Oh I have to make this! I just bought 2 bags of frozen shrimp on sale for half price. This is perfect. And, we are lucky here to have a Vietnamese restaurant just down the block!

  24. Cynthia says:

    I would love to try these.

  25. CECIL says:

    I am so making this! Been thinking about doing something like this for ages, but never have the bravery to try it out. Thanks for sharing the recipe.

  26. Anon says:

    Add 1/4 tsp baking soda to the recipe you’ll get an even smother texture :-)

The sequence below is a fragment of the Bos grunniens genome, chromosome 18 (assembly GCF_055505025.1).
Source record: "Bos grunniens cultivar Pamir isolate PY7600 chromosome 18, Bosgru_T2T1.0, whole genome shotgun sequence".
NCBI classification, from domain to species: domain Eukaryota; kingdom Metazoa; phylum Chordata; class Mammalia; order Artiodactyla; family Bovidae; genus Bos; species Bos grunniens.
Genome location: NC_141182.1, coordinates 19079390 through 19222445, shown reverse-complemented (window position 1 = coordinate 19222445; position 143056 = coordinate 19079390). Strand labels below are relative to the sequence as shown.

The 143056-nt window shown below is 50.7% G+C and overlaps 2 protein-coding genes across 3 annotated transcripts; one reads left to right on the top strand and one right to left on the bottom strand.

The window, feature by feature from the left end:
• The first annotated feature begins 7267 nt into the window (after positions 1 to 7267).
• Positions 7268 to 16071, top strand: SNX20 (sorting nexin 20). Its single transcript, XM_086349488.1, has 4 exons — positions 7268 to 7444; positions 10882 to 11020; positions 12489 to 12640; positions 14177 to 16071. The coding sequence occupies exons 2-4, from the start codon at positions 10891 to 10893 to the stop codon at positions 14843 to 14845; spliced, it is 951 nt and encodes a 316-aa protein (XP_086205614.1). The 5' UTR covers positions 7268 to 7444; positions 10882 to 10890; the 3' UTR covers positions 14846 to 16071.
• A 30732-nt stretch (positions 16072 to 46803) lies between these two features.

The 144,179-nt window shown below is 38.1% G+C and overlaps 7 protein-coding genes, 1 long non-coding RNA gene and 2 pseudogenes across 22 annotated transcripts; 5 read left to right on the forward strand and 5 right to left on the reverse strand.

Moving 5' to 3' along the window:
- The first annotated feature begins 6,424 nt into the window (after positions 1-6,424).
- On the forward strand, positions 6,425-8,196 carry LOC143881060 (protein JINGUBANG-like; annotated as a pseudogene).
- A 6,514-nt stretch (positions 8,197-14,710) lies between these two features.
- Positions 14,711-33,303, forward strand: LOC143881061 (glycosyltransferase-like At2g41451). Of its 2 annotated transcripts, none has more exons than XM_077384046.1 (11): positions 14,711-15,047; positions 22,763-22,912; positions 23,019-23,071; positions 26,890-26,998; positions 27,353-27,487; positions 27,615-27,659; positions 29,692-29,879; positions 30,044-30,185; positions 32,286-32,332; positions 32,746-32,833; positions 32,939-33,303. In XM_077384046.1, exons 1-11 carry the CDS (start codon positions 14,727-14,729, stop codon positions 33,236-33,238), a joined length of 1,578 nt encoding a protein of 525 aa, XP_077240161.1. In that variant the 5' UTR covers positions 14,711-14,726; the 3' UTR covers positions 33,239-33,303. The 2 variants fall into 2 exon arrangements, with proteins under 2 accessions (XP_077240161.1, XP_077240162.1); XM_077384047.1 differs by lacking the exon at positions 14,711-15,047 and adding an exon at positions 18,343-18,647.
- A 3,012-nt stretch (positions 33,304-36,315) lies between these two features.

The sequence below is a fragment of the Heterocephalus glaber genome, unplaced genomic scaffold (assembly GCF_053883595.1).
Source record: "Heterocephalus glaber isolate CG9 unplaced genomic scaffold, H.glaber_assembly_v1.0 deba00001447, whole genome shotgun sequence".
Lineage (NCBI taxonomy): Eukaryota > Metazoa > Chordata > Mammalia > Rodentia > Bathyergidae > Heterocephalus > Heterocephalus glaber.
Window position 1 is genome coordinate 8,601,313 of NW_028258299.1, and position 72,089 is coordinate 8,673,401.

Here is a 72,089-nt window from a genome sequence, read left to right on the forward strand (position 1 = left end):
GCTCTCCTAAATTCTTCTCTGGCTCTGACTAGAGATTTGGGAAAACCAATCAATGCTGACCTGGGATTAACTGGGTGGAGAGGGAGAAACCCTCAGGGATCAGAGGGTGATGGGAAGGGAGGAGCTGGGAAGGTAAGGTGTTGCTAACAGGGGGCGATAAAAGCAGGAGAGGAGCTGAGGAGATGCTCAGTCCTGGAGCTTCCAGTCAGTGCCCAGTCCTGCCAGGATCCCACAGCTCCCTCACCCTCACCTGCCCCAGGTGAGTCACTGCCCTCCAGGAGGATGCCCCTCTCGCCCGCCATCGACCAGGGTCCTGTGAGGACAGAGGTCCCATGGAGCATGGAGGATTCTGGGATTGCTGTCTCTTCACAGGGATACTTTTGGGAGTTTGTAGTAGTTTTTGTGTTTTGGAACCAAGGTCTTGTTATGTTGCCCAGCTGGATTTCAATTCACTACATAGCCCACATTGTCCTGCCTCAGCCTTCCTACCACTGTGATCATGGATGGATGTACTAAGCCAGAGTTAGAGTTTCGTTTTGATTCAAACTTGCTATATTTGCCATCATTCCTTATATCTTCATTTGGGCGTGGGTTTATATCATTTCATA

27. Thank you for the great recipe. We recently made it and was great!

  28. handicapped says:

    OK…it’s official, I’m a terrible cook. This recipe seems like a cakewalk, and I managed to mess it all up. There was something extremely suspect with the way mine turned out, I used the freshest shrimp that I could (was alive when I bought it), and still failed. I so far back I don’t think there is a drawing board to go back to!

  29. zafer cetinoz says:

    This Vietnamese dish instantly reminds me of Thailand’s deep-fried chicken wrapped in pandan leaves. It is comfort food to me while overseas. I have my fair share while in HCMC. It is a wonderful aromatic dish with a sweet after-taste (from chewing the sugarcane). Cheers to good cooking!